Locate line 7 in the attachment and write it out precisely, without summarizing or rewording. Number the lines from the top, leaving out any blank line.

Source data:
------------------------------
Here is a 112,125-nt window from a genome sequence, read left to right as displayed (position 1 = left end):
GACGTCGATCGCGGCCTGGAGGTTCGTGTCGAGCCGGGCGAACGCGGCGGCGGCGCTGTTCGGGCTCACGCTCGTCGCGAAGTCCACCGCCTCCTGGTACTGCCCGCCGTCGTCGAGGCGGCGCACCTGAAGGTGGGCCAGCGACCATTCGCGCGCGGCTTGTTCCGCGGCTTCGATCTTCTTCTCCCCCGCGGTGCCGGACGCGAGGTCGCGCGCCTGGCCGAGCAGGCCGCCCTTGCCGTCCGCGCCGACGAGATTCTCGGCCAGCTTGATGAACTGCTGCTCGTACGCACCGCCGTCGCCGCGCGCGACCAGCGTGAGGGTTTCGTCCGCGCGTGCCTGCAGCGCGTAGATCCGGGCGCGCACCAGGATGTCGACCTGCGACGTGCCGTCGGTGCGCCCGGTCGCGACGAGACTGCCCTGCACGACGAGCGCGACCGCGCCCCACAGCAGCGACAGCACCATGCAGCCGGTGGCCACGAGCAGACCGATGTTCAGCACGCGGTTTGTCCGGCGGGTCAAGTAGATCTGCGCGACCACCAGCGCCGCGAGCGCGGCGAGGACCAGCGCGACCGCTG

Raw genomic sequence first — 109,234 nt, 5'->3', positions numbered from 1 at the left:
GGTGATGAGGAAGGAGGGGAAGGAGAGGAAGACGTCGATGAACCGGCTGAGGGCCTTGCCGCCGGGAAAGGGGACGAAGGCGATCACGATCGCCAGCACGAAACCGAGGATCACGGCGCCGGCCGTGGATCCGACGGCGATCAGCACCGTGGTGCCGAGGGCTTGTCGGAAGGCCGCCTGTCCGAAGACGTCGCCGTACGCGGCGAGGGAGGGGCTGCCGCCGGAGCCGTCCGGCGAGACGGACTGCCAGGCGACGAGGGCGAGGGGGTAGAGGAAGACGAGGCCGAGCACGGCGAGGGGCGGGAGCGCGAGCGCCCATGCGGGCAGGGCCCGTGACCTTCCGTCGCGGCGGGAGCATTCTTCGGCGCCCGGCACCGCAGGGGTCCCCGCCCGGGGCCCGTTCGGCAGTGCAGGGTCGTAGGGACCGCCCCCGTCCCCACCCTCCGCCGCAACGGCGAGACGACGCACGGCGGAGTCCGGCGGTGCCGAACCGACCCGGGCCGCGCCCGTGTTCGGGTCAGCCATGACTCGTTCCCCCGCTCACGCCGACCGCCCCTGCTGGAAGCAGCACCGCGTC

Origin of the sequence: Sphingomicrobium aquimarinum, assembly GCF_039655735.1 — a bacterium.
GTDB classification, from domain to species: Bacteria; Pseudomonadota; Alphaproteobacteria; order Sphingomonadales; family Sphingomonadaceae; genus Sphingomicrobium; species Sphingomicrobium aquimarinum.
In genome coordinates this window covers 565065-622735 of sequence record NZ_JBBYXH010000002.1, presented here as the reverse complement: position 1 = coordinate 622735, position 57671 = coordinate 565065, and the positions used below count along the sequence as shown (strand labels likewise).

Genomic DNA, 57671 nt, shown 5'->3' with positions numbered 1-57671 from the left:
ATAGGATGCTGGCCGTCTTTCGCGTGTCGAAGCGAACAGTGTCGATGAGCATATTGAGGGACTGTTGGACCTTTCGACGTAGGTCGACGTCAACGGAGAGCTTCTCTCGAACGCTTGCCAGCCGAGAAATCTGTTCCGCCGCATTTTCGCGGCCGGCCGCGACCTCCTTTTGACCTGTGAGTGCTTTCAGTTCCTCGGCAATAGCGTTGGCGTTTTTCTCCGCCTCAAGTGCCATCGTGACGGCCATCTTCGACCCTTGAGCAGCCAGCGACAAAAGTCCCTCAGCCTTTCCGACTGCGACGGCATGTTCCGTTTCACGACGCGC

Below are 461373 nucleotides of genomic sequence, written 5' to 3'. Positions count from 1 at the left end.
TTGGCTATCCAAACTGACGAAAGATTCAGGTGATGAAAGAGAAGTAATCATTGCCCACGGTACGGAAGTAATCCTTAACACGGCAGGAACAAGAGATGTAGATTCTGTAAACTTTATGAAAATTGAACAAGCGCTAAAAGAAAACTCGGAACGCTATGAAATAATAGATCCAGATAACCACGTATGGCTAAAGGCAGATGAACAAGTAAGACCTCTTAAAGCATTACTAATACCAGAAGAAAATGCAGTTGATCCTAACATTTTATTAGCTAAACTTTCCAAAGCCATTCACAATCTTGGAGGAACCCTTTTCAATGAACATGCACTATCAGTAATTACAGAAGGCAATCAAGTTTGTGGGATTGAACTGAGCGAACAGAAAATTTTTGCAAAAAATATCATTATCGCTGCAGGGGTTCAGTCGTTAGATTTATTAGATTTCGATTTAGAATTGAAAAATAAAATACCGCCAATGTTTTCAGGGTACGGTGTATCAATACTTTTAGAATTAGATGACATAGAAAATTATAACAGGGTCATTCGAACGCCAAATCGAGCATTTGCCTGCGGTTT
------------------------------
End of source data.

In genome coordinates this window covers 565065-622735 of sequence record NZ_JBBYXH010000002.1, presented here as the reverse complement: position 1 = coordinate 622735, position 57671 = coordinate 565065, and the positions used below count along the sequence as shown (strand labels likewise).